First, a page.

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What natural substance was the first local anesthetic to be introduced into medicine?

Cocaine. Credit for the discovery of cocaine as a local anesthetic is usually attributed to Dr. Carl Koller, an Austrian opthamologist who in 1884 demonstrated that dropping a solution of cocaine into the eyes of frogs and guinea pigs produced a local anesthetic effect. He then went on to experiment on some of his colleagues and on himself, clearly proving that cocaine drops effectively desensitized the eye. While Koller was the first to use cocaine as an anesthetic in eye surgery, he was not the first to note the local anesthetic effect of the compound that occurs naturally in the leaves of the south American coca plant. That honour actually goes to Friedrich Wohler, the German chemist who is regarded as the father of modern organic chemistry. Wohler had garnered scientific fame by making urea, a compound found in human urine, from ingredients that did not come from living sources. With this single experiment he destroyed the notion that substances found in living systems, which at the time were referred to as “organic,” could not be reproduced in the laboratory because they contained some sort of “vital force.”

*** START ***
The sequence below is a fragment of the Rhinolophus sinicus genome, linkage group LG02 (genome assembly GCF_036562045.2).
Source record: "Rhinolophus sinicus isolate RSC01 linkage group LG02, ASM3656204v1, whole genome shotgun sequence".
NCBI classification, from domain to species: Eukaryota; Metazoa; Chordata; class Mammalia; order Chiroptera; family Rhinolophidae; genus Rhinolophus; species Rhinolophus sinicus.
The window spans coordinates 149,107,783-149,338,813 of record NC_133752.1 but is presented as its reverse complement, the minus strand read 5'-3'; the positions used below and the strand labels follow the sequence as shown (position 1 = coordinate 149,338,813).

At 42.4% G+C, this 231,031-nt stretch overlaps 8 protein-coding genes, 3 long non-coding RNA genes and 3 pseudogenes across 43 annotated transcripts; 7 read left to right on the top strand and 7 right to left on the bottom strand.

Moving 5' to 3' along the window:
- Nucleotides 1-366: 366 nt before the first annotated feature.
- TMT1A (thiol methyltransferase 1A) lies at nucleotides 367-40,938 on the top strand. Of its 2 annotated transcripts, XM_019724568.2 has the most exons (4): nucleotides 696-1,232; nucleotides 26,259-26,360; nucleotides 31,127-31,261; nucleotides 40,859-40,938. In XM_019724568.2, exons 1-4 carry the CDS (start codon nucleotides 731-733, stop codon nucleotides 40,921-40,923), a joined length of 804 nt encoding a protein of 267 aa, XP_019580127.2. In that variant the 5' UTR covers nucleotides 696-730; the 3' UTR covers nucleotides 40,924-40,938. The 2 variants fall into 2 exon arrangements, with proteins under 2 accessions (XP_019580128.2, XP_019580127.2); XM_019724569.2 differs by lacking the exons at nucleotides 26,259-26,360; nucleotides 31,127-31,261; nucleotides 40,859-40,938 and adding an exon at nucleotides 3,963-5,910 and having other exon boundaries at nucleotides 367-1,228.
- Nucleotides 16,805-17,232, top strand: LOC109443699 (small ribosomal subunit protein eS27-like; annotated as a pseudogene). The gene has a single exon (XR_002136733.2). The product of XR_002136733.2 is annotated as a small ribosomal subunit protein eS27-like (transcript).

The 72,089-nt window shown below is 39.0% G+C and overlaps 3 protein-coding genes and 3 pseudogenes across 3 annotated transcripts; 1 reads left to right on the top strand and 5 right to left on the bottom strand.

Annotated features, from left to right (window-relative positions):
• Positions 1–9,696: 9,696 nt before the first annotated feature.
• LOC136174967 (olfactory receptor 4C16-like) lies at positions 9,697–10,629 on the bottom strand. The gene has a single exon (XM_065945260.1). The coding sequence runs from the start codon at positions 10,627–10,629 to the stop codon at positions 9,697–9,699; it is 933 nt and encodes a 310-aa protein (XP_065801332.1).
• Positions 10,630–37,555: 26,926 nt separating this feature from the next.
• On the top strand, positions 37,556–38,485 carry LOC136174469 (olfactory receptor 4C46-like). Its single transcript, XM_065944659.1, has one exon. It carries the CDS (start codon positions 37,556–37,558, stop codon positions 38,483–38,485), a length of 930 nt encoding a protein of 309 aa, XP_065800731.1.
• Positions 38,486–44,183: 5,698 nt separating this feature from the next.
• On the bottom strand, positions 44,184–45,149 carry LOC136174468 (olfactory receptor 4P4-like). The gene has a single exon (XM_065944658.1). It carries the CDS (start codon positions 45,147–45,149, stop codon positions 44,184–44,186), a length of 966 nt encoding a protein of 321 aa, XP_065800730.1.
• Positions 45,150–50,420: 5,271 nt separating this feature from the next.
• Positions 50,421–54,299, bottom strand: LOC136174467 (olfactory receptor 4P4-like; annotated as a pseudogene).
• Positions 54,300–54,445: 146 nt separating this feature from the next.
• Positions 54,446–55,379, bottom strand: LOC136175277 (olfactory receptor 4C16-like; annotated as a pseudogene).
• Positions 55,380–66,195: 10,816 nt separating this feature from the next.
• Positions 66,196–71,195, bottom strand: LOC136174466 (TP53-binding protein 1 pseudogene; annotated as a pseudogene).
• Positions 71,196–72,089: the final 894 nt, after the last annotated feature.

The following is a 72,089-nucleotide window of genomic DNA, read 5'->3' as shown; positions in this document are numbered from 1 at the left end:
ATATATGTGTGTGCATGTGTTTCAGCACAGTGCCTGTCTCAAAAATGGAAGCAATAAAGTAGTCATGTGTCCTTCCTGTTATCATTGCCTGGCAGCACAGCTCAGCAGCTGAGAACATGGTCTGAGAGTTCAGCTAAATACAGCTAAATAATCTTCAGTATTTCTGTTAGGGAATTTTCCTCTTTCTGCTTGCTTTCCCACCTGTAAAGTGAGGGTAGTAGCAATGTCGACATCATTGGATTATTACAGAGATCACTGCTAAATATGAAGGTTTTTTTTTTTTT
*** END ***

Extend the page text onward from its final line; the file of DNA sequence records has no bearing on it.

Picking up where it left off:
Years later, Albert Niemann, working in Wohler’s lab at the University of Gottingen isolated the active principle of the coca shrub, which Wohler then named “cocaine.” He noted that when applied to the tongue cocaine had a numbing effect, but never exploited the discovery. The idea of using cocaine as an anesthetic was actually Sigmund Freud’s. The famed Viennese physician, who would come to be known as the father of psychoanalysis, had a notion that cocaine could be used in the treatment of morphine addiction. During the course of this investigation Freud found that rubbing cocaine on the skin led to a loss of sensation and brought this to the attention of colleague Carl Koller who went on to use the drug successfully in eye surgery.

Freud would likely have shared the credit for discovering the local anesthetic effect of cocaine had he not left Vienna to pursue his future wife, Martha Bernays. This chase apparently was also a result of Freud’s experimenting with cocaine and his discovery that ingesting a small dose of the drug increased his libido. Freud excitedly wrote to his fiancée, “woe to you, my princess, when I come. I will kiss you quite hard and feed you until you are plump. And if you willfully resist, you shall see who is stronger, a gentle little girl who doesn’t eat enough or a big wild man with cocaine in his body.” History does not record the result of this contest or whether Freud needed cocaine to sweep Martha off her feet. Today, cocaine is still sometimes used in ear, nose or throat surgery, but it has largely been replaced by other local anesthetics such as procainamide, synthetics modeled on the molecular structure of cocaine.

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